“One person could have broken the spell? Another vala?” There is a look that children give their parents, a look that asks the parent to take away the discomfort, to tell the child all will be fine. Torin gave her that look now, as he begged her not to confirm his fear.
“Technically, yes. Another vala who identified the casting could have taken the time to reverse it. But why?” She watched his hope crumble away. His mother would not be fixing things today. “Torin, what is going on?”
“Perfection, and pride.” Torin shook his head. “She told me 'perfection is a lie and truth doesn’t exist.' She told me repeatedly. I refused to acknowledge the truth that was. So, now I have the truth that wasn’t.” He was looking over her shoulder, past her.
Jord turned to see what had caught his focus, though she saw only trees. “Torin, that makes no sense. What are you talking about?”
“I am a fool.” When he met her concern directly, he was wide-eyed and his energy was spinning. “And it makes perfect sense, now. I am a fool and a liar and she always knew. She knew everything.” He turned and began quickly walking back to the Thorrhof.
Jord followed, stumbling as she went. “Who?” she demanded to know. “Dammit Tor, I can only help if you tell me what is happening.” She hoped she would not twist her ankle chasing him.
“Luka. I need to find Luka.” He turned his head with the explanation and then increased his pace. “I have to find the Bloody Bride.”
Jord stood still. “Torin.” She breathed his name, but he did not hear her in his rush through the forest. She was unsteady on her feet, her head was spinning. The tree next to her looked young, but she might have to grab it to keep from falling. This was a knife’s edge and she was no stranger to such a precarious perch, but she wavered, unsteady. It took a moment, and then she found her center, her balance. She did not need to lean on the young sapling.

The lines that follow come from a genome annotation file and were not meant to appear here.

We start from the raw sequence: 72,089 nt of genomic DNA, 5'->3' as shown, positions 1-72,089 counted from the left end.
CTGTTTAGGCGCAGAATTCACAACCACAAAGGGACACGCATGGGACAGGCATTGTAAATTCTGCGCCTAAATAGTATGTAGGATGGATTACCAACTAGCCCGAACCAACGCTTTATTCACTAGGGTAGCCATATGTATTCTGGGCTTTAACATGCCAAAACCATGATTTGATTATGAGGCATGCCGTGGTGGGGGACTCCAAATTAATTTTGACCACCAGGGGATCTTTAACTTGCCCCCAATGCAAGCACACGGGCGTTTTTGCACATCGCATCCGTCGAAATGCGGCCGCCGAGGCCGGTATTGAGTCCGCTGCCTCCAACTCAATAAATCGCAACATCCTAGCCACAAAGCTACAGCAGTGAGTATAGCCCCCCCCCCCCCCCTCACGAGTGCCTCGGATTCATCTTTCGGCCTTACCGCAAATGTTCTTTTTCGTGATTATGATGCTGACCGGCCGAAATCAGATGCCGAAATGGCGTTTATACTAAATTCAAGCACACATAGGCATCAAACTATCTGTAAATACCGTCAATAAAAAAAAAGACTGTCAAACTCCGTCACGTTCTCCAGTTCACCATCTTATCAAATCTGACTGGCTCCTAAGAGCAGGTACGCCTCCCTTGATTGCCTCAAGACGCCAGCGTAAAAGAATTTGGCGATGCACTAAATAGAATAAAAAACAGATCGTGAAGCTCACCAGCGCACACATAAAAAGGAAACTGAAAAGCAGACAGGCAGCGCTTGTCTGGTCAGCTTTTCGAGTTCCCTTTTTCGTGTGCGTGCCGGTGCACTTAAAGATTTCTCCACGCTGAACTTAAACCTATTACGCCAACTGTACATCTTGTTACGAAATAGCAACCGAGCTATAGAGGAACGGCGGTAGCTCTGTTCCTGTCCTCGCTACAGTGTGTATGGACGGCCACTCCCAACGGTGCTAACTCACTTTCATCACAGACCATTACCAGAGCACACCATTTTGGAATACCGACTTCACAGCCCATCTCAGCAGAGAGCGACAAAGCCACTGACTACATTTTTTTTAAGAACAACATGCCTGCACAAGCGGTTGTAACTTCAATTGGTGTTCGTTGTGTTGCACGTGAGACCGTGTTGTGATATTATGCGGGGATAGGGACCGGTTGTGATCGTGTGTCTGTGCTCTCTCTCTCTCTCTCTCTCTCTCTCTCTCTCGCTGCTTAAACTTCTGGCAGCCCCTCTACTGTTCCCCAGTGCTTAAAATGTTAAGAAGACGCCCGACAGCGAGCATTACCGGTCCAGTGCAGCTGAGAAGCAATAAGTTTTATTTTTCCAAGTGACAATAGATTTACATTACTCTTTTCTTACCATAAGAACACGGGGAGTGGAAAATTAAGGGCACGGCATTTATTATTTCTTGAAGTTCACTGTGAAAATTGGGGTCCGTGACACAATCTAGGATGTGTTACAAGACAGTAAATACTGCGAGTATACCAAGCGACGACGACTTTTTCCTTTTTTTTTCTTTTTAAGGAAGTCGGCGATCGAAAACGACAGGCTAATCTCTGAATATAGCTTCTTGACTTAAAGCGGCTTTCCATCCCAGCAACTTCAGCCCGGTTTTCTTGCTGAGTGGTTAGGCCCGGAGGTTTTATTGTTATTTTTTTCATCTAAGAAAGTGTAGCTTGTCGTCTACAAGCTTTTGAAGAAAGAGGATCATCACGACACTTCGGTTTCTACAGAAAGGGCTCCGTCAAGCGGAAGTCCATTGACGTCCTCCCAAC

“Torin, stop.” She called again, louder, more assured that he would hear her now over his muttering.
He looked back over his shoulder and turned, “Mother?” He came back to her side. “What is it?”
“Where did you hear that, Torin? Who told you to find the Bloody Bride?” Though she tried for calm, it was Jord’s turn to beg with her eyes, her turn to hope for denial. Not that she expected it, but perhaps she might get it anyway.
Torin had been glancing back to the trail, towards the temple, but he whipped back at the question. “Luka did. Do you know who or what the Bloody Bride is?”
“I do. But first, who is Luka?” She had a flash and saw little 8-year-old Torin with his head bandaged up, standing in front of her trying to explain that Lopt had insisted he tie the goats to the small cart so that the boys could go hunting. All those years ago caring for her son who had just been thrown from a goat cart, she had asked, “Who is Lopt?” She knew the shared namesake. She knew only one who called her the Bloody Bride. She knew whose hands were all over this, but she did not know why.
Torin blinked twice. He drew his hand over his brow, running fingers through his loose hair. This kind of demand had played out through his childhood, he knew he would have to answer before he got any other information. “Luka is...this fiery, playful, red fox of a woman. She makes me think, makes me question. And I refused. I refused to step outside of my carefully built box for her question three nights past. That’s when I believe she undid your spell.” Torin was looking to the blue sky, smiling as he spoke of this woman. “And Norns spin me for a fool, she was right all along.” A spring breeze shifted his hair and promised a light rain.
Even with the distraction, a mother knows things. Jord knew that Torin was infatuated with this woman. Though that timeline was off, it had to be. “You argued with this Luka three days ago? Making it the following morning that I found the carving in pieces?”
Torin nodded. “It was three nights ago that I first realized I was different.”
Jord’s forehead scrunched, it should not be. “Tor, it took me four days to complete the casting. It should take a similar amount of time to undo. It should not be a matter of hours nor a single argument.”
He shrugged, “I don’t think that normal applies to Luka when it comes to the magic of being a man or a woman. She changes her own form with a thought.”